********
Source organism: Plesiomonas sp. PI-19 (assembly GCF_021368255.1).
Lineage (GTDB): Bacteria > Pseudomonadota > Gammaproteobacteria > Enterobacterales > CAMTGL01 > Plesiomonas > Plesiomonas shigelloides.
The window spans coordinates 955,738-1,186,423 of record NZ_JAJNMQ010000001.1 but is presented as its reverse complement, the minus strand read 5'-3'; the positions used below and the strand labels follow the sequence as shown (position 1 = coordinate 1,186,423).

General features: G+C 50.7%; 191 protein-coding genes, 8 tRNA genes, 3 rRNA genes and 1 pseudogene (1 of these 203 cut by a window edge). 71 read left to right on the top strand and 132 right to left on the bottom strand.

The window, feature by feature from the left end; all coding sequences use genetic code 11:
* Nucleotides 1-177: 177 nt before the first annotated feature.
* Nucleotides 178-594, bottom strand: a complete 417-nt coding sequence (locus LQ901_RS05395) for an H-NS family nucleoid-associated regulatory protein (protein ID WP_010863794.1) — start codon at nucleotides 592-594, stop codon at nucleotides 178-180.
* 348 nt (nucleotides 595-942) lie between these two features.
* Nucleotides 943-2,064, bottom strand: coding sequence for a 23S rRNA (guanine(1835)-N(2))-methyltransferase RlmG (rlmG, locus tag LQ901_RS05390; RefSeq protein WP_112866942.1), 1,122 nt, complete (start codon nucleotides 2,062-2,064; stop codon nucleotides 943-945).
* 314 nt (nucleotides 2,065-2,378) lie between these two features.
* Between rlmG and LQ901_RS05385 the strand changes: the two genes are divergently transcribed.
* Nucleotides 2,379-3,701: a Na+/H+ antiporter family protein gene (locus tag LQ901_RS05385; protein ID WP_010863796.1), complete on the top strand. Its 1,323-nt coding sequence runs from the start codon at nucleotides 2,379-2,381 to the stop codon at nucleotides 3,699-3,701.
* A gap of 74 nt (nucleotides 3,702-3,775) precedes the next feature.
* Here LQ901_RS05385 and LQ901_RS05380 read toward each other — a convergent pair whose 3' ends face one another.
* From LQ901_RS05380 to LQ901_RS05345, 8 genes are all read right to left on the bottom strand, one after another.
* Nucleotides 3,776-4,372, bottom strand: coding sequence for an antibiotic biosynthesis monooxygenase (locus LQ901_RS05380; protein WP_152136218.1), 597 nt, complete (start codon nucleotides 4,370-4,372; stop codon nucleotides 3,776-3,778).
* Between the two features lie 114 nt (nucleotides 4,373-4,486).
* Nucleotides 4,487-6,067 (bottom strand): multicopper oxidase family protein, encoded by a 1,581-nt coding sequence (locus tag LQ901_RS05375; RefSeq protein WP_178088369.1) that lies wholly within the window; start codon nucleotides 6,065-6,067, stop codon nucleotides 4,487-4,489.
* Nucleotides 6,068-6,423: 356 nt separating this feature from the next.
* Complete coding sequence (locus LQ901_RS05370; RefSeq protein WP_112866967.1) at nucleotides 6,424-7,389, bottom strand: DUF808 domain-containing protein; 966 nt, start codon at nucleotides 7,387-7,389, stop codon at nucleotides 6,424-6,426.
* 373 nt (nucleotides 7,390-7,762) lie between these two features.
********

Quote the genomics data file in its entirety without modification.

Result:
Source organism: Plesiomonas sp. PI-19 (assembly GCF_021368255.1).
Lineage (GTDB): Bacteria > Pseudomonadota > Gammaproteobacteria > Enterobacterales > CAMTGL01 > Plesiomonas > Plesiomonas shigelloides.
The window spans coordinates 955,738-1,186,423 of record NZ_JAJNMQ010000001.1 but is presented as its reverse complement, the minus strand read 5'-3'; the positions used below and the strand labels follow the sequence as shown (position 1 = coordinate 1,186,423).

General features: G+C 50.7%; 191 protein-coding genes, 8 tRNA genes, 3 rRNA genes and 1 pseudogene (1 of these 203 cut by a window edge). 71 read left to right on the top strand and 132 right to left on the bottom strand.

The window, feature by feature from the left end; all coding sequences use genetic code 11:
* Nucleotides 1-177: 177 nt before the first annotated feature.
* Nucleotides 178-594, bottom strand: a complete 417-nt coding sequence (locus LQ901_RS05395) for an H-NS family nucleoid-associated regulatory protein (protein ID WP_010863794.1) — start codon at nucleotides 592-594, stop codon at nucleotides 178-180.
* 348 nt (nucleotides 595-942) lie between these two features.
* Nucleotides 943-2,064, bottom strand: coding sequence for a 23S rRNA (guanine(1835)-N(2))-methyltransferase RlmG (rlmG, locus tag LQ901_RS05390; RefSeq protein WP_112866942.1), 1,122 nt, complete (start codon nucleotides 2,062-2,064; stop codon nucleotides 943-945).
* 314 nt (nucleotides 2,065-2,378) lie between these two features.
* Between rlmG and LQ901_RS05385 the strand changes: the two genes are divergently transcribed.
* Nucleotides 2,379-3,701: a Na+/H+ antiporter family protein gene (locus tag LQ901_RS05385; protein ID WP_010863796.1), complete on the top strand. Its 1,323-nt coding sequence runs from the start codon at nucleotides 2,379-2,381 to the stop codon at nucleotides 3,699-3,701.
* A gap of 74 nt (nucleotides 3,702-3,775) precedes the next feature.
* Here LQ901_RS05385 and LQ901_RS05380 read toward each other — a convergent pair whose 3' ends face one another.
* From LQ901_RS05380 to LQ901_RS05345, 8 genes are all read right to left on the bottom strand, one after another.
* Nucleotides 3,776-4,372, bottom strand: coding sequence for an antibiotic biosynthesis monooxygenase (locus LQ901_RS05380; protein WP_152136218.1), 597 nt, complete (start codon nucleotides 4,370-4,372; stop codon nucleotides 3,776-3,778).
* Between the two features lie 114 nt (nucleotides 4,373-4,486).
* Nucleotides 4,487-6,067 (bottom strand): multicopper oxidase family protein, encoded by a 1,581-nt coding sequence (locus tag LQ901_RS05375; RefSeq protein WP_178088369.1) that lies wholly within the window; start codon nucleotides 6,065-6,067, stop codon nucleotides 4,487-4,489.
* Nucleotides 6,068-6,423: 356 nt separating this feature from the next.
* Complete coding sequence (locus LQ901_RS05370; RefSeq protein WP_112866967.1) at nucleotides 6,424-7,389, bottom strand: DUF808 domain-containing protein; 966 nt, start codon at nucleotides 7,387-7,389, stop codon at nucleotides 6,424-6,426.
* 373 nt (nucleotides 7,390-7,762) lie between these two features.